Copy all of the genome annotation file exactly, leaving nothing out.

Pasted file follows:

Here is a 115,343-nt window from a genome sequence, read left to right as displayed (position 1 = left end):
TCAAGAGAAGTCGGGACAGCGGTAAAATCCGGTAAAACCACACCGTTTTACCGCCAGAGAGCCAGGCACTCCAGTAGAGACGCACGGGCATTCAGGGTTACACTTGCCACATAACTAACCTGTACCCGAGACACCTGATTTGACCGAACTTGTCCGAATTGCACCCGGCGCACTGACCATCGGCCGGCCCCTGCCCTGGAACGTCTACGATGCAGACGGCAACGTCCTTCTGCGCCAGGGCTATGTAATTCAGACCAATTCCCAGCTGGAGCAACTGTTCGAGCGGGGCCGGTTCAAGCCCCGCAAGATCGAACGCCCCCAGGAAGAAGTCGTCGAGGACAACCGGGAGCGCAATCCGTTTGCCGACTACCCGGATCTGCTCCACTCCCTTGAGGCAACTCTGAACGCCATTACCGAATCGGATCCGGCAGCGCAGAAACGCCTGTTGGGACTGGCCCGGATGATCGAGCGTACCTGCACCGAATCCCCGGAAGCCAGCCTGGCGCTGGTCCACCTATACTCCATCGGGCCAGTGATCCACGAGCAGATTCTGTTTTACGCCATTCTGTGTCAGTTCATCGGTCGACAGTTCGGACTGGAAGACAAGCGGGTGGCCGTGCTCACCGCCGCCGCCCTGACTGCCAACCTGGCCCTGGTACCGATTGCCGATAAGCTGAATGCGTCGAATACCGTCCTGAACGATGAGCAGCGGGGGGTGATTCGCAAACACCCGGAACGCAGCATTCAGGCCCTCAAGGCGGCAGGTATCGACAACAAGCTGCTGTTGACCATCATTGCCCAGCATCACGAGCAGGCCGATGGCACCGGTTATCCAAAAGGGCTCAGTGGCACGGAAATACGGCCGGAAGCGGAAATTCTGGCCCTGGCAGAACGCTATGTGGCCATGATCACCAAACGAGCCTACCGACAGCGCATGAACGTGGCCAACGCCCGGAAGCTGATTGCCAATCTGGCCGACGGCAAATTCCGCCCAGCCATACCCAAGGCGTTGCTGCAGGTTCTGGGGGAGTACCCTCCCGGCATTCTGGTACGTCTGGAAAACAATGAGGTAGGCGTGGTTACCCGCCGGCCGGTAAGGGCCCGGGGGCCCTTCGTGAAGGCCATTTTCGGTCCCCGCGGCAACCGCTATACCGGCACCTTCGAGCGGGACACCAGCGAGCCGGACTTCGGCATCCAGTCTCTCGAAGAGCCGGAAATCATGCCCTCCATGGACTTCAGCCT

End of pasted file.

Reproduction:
Here is a 115,343-nt window from a genome sequence, read left to right as displayed (position 1 = left end):
TCAAGAGAAGTCGGGACAGCGGTAAAATCCGGTAAAACCACACCGTTTTACCGCCAGAGAGCCAGGCACTCCAGTAGAGACGCACGGGCATTCAGGGTTACACTTGCCACATAACTAACCTGTACCCGAGACACCTGATTTGACCGAACTTGTCCGAATTGCACCCGGCGCACTGACCATCGGCCGGCCCCTGCCCTGGAACGTCTACGATGCAGACGGCAACGTCCTTCTGCGCCAGGGCTATGTAATTCAGACCAATTCCCAGCTGGAGCAACTGTTCGAGCGGGGCCGGTTCAAGCCCCGCAAGATCGAACGCCCCCAGGAAGAAGTCGTCGAGGACAACCGGGAGCGCAATCCGTTTGCCGACTACCCGGATCTGCTCCACTCCCTTGAGGCAACTCTGAACGCCATTACCGAATCGGATCCGGCAGCGCAGAAACGCCTGTTGGGACTGGCCCGGATGATCGAGCGTACCTGCACCGAATCCCCGGAAGCCAGCCTGGCGCTGGTCCACCTATACTCCATCGGGCCAGTGATCCACGAGCAGATTCTGTTTTACGCCATTCTGTGTCAGTTCATCGGTCGACAGTTCGGACTGGAAGACAAGCGGGTGGCCGTGCTCACCGCCGCCGCCCTGACTGCCAACCTGGCCCTGGTACCGATTGCCGATAAGCTGAATGCGTCGAATACCGTCCTGAACGATGAGCAGCGGGGGGTGATTCGCAAACACCCGGAACGCAGCATTCAGGCCCTCAAGGCGGCAGGTATCGACAACAAGCTGCTGTTGACCATCATTGCCCAGCATCACGAGCAGGCCGATGGCACCGGTTATCCAAAAGGGCTCAGTGGCACGGAAATACGGCCGGAAGCGGAAATTCTGGCCCTGGCAGAACGCTATGTGGCCATGATCACCAAACGAGCCTACCGACAGCGCATGAACGTGGCCAACGCCCGGAAGCTGATTGCCAATCTGGCCGACGGCAAATTCCGCCCAGCCATACCCAAGGCGTTGCTGCAGGTTCTGGGGGAGTACCCTCCCGGCATTCTGGTACGTCTGGAAAACAATGAGGTAGGCGTGGTTACCCGCCGGCCGGTAAGGGCCCGGGGGCCCTTCGTGAAGGCCATTTTCGGTCCCCGCGGCAACCGCTATACCGGCACCTTCGAGCGGGACACCAGCGAGCCGGACTTCGGCATCCAGTCTCTCGAAGAGCCGGAAATCATGCCCTCCATGGACTTCAGCCT